135 Pilot Whales Dead In Horrific Mass Beaching As Rescuers Rush To Save Those Still Alive

Tragic images have emerged showing at least 135 short-finned pilot whales dead on a western Australian beach, as a mass beaching left the shoreline littered with giant carcasses.

At least 135 whales have been confirmed to have died in Hamelin Bay, on the tip of Western Australia state, The West Australian reported. The whales were first discovered by a local fisherman early on Friday morning.

Rescuers were rushing to save 15 survivors, with local volunteers and vets attempting to keep them alive while they waited for a suitable time to help them back out to sea. People are now being asked to avoid the beach to prevent overcrowding.

Pilot whales beached in Australia At least 135 of the stranded whales have died, some of which are pictured here on March 23, 2018. Leearne Hollowood/via REUTERS

Jeremy Chick, incident controller at Western Australia’s conservation department, explained, “Most of the whales beached themselves on dry land overnight and have not survived.”

While rescuers are hoping to be able to get the survivors back out to deeper waters, “The strength of the animals and the windy and possibly wet weather conditions will affect when and where we attempt to move them out to sea,” Chick said. Witnesses described seeing one whale being herded back out into the ocean, only to return and re-beach itself.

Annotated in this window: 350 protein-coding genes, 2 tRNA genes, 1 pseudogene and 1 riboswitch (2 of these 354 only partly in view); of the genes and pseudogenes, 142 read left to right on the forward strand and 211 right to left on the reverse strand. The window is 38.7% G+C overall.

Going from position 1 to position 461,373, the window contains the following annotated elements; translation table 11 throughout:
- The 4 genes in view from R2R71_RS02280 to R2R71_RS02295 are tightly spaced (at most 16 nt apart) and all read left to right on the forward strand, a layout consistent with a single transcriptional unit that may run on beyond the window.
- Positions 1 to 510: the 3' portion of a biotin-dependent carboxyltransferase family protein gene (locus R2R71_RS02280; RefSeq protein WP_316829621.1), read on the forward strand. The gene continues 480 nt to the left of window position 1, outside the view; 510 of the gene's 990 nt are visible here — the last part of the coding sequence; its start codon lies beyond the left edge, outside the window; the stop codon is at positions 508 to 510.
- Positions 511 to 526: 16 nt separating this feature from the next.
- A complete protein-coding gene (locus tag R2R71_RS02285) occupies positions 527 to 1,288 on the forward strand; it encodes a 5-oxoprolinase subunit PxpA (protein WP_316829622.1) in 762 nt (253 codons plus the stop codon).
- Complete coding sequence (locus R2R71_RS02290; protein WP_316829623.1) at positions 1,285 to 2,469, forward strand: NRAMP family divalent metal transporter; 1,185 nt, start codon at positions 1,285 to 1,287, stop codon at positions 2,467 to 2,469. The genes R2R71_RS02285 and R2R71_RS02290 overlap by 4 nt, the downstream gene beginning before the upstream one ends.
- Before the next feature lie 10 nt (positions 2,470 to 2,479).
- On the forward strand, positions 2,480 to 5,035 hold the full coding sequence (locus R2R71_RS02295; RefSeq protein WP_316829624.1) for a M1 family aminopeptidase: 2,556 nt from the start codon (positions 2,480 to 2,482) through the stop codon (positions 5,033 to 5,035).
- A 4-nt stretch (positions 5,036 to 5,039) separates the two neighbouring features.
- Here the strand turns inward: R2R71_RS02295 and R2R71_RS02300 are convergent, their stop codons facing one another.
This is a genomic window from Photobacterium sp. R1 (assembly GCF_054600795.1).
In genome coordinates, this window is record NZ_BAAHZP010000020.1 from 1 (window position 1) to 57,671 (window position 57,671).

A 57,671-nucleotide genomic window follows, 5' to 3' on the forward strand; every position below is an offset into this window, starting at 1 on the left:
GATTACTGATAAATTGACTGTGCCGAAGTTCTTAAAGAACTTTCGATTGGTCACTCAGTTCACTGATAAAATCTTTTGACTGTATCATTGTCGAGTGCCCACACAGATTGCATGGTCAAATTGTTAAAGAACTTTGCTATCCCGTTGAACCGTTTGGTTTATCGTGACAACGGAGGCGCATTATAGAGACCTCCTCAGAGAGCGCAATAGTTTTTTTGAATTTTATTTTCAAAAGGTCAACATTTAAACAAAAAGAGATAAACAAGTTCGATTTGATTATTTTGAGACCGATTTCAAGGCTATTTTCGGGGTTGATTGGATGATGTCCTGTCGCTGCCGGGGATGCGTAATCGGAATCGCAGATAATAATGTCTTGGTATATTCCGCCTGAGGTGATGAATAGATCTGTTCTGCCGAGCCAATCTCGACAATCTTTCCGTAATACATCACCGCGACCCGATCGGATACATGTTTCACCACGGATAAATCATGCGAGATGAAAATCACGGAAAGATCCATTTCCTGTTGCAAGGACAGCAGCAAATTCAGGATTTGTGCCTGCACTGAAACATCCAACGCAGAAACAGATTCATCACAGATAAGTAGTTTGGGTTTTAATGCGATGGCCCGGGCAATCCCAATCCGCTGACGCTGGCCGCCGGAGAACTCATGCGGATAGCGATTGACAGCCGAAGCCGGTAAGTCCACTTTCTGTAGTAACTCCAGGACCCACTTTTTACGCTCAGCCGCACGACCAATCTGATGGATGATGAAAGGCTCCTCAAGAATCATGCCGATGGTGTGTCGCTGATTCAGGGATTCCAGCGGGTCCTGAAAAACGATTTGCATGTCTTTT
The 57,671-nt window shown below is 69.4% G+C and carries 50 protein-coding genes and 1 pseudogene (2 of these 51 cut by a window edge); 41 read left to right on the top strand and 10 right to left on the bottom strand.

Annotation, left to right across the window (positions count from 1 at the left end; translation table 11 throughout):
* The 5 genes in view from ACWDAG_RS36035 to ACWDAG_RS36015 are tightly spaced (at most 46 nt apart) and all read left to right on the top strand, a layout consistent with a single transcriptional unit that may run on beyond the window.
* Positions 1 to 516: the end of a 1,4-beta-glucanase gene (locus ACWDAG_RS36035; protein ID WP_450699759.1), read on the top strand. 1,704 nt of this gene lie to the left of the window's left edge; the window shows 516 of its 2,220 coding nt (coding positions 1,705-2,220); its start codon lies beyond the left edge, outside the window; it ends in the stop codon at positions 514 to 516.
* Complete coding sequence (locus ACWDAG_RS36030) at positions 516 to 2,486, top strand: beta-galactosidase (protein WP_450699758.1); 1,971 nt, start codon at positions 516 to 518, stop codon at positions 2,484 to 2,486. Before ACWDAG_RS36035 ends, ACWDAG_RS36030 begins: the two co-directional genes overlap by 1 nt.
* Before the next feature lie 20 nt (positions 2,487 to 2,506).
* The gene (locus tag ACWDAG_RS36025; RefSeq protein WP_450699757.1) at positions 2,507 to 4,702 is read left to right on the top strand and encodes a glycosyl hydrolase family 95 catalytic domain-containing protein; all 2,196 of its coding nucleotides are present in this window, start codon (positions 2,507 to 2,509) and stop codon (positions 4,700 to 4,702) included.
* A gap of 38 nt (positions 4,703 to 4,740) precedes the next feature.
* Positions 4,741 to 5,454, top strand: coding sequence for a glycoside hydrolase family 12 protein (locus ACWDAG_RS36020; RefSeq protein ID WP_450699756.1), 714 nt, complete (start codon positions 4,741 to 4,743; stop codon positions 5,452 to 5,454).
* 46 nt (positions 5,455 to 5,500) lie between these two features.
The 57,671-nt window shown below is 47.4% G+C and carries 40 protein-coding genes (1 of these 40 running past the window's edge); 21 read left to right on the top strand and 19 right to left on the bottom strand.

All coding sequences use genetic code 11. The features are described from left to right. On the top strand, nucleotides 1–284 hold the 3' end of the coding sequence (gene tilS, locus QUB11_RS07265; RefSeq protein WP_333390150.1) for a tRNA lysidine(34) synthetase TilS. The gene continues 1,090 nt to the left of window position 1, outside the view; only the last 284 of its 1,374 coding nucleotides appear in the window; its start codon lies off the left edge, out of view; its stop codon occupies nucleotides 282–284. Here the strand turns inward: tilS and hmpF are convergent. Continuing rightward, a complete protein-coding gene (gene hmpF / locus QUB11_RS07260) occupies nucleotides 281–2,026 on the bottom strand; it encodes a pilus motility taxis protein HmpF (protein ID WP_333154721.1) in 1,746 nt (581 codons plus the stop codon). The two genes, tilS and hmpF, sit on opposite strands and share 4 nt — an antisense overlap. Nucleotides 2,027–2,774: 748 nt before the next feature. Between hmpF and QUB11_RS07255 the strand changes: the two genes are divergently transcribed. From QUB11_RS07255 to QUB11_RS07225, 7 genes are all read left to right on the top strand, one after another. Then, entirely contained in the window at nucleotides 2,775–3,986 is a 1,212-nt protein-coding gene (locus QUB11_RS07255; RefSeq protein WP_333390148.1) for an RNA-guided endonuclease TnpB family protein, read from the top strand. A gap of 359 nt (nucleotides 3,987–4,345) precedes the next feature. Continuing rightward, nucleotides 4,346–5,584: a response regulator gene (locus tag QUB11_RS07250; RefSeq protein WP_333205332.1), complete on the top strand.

Authorities also warned people to stay out of the water, noting that the smell of dead and dying whales could lure sharks to the waters off the beach. Within hours, a 10-foot shark had been seen swimming in the bay.

Pilot whales stranded Australia Stranded whales on the beach at Hamelin Bay on, March 23, 2018. Leearne Hollowood/via REUTERS

Whales regularly beach themselves while migrating between feeding grounds in Antarctica and warmer northern waters where they raise their calves, but it is striking to see such a large number stranded at once.

Fully-grown adult pilot whales generally weigh between 2,200 and 6,600 pounds, and adult makes grow to around 18 feet long. The lifespan of a female pilot whale can be around 60 years; longer than males at around 45.

Melissa Lay, manager at the Hamelin Bay Holiday Park, spoke to Reuters by phone and said this was the second large beaching event she had seen during her 15 years living nearby. “There are some that are still alive but barely,” Lay said. “The last time it happened, none survived.”

The largest mass beaching in Western Australian history was in 1996, when 320 long-finned pilot whales were stranded on a beach in Dunsborough, some 50 miles from Hamelin bay, the Guardian reported. The newspaper said it was unusual to see groups of short-finned pilot greater than 100.